Kent student wins Young Black Achievers Award for citizenship

Olivia Miller
Glory Oluwaseun receives her Young Black Achievers Award

Kent student, Glory Oluwaseun, has been recognised for her contribution to citizenship, winning a Young Black Achievers Award from Medway African and Caribbean Association (MACA).

Glory, who studies Liberal Arts (BA) at Kent’s School of Politics and International Relations, was awarded the accolade at MACA’s 15th annual Young Black Achievers Awards on Saturday 23 October. MACA is a non-profit organisation dedicated to promoting an awareness of African and Caribbean Culture through arts, educational and social programmes in Kent and Medway.

Currently a Student Ambassador and Work Study Student Research Assistant in the University’s Student Success team, Glory is passionate about increasing awareness of Black History and the opportunities for ethnic minorities in academia through outreach initiatives.

Upon joining the University, Glory led the Outreach Debating Programme, helping to develop resources and expand the programme to schools in Kent and Medway. She has also led on the Mentoring and University Insights Project for Year 12 Black students at Chatham Grammar School (her alma mater) and Brompton Academy. Based on this project she with other student ambassadors completed a pilot research study which they presented at the NEON Conference (National Education Opportunities Network).

Further to this, Glory has created and led webinars for incoming Kent international students as well as provided research on ethnic minority students and cultural societies for Student Success.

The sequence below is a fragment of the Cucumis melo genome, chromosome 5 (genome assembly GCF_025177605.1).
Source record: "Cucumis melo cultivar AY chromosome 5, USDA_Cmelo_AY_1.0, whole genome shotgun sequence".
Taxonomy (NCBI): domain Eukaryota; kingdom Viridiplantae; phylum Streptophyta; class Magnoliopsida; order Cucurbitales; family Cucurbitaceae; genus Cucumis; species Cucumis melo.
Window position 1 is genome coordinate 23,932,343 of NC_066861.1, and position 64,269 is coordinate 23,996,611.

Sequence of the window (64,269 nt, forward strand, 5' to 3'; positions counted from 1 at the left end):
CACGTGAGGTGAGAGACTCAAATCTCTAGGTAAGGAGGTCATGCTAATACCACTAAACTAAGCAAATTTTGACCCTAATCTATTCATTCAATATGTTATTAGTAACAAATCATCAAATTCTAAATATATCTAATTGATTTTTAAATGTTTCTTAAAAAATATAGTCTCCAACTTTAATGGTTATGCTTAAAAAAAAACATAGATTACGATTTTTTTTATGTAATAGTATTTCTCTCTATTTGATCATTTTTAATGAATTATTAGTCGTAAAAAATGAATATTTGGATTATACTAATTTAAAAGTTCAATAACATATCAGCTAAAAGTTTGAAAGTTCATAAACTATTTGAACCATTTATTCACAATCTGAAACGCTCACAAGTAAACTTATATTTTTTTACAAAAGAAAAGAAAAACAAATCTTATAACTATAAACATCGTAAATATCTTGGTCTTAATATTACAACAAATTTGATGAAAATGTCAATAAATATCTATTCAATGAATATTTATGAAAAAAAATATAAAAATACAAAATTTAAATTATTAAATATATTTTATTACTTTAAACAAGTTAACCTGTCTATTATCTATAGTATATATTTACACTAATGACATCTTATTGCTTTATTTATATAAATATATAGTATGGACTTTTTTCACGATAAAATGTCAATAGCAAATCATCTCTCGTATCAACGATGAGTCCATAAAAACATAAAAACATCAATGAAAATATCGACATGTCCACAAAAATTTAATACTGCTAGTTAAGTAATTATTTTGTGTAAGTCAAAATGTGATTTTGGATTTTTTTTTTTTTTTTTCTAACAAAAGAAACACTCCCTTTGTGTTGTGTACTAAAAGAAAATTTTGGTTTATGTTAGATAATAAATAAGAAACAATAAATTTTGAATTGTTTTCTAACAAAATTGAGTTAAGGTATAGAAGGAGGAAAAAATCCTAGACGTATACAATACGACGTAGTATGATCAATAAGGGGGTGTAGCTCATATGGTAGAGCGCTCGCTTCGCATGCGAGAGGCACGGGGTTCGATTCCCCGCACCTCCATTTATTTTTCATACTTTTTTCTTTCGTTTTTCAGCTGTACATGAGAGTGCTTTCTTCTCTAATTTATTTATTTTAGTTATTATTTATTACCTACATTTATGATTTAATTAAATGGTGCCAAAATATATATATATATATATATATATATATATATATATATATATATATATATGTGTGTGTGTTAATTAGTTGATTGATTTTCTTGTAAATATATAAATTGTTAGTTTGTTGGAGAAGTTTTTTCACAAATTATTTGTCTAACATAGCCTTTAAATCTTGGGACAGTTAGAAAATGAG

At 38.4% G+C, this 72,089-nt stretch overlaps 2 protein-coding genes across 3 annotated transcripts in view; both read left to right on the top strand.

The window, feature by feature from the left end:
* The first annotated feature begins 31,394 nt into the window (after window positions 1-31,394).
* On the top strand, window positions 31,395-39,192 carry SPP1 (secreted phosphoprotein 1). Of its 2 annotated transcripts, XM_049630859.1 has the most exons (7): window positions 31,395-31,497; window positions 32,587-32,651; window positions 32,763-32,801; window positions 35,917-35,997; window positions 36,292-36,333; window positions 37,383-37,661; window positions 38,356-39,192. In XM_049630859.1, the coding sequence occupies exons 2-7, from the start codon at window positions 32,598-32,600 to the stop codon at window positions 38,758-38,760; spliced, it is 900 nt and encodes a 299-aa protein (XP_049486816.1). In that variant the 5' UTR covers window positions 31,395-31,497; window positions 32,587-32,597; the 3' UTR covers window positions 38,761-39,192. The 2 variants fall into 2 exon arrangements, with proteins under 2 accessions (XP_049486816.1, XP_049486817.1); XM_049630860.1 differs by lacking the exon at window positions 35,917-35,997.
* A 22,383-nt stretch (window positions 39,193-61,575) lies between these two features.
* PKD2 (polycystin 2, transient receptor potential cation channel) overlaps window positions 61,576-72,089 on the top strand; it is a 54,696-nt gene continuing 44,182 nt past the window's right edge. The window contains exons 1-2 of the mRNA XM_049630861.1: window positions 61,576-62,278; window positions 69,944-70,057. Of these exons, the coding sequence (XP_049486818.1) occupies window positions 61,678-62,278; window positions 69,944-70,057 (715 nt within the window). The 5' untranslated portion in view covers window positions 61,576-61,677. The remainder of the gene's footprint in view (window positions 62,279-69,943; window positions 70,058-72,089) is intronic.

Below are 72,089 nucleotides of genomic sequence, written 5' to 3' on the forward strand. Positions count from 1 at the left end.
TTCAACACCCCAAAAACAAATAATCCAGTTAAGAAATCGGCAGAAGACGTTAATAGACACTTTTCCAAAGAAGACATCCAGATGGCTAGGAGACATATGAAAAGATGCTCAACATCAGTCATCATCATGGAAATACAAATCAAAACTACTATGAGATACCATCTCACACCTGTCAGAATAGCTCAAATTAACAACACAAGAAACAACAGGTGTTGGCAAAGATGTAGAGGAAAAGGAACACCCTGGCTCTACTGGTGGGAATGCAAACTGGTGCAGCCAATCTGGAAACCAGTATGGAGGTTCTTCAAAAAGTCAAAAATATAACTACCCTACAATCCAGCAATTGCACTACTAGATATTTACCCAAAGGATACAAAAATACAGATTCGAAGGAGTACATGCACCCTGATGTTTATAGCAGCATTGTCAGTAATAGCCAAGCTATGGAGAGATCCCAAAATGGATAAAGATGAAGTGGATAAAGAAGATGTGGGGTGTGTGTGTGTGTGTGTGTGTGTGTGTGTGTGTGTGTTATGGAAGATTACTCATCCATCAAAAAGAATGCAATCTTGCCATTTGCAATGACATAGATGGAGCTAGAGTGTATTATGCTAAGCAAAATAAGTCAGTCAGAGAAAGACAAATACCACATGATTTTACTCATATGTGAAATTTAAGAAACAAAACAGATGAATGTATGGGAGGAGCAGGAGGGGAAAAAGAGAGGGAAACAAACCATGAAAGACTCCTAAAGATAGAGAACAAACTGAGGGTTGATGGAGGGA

Glory has since designed and co-ordinated a Black British Culture project for Year 10 students at Chatham Grammar School to learn about Black British history, culture and heritage while also learning practical research skills. This will be a collaborative project with Kent professors and lecturers supported by student ambassadors. Ancient Africa and Transatlantic slavery is on the project syllabus, as well as figures from the UK Civil Rights Movement and a contemporary look at Black Lives Matter.

Regarding the Black British Culture project Glory said: ‘I don’t think one month should be all that you study, it should be part of every single day that you live and integrated into the main syllabus. We learnt about US figures like Rosa Parks and Martin Luther King but not about UK figures. After all this is not just black history, it’s our history, this is everybody’s history.

‘The programme will lead to the students creating their own research proposal about a topic of interest that centres on Black British Culture. Students will be encouraged to develop a question and be given creative freedom in what they produce, it could be a piece of art, a video, article or just a written piece.

‘This may be a pilot project but my hope is that we expand and that it becomes UK wide to help teachers create syllabuses that are more diverse and inclusive.’

Glory is also a part of the Oxford UNIQ programme and the Vice President of Rock Solid, a Christian society at the University.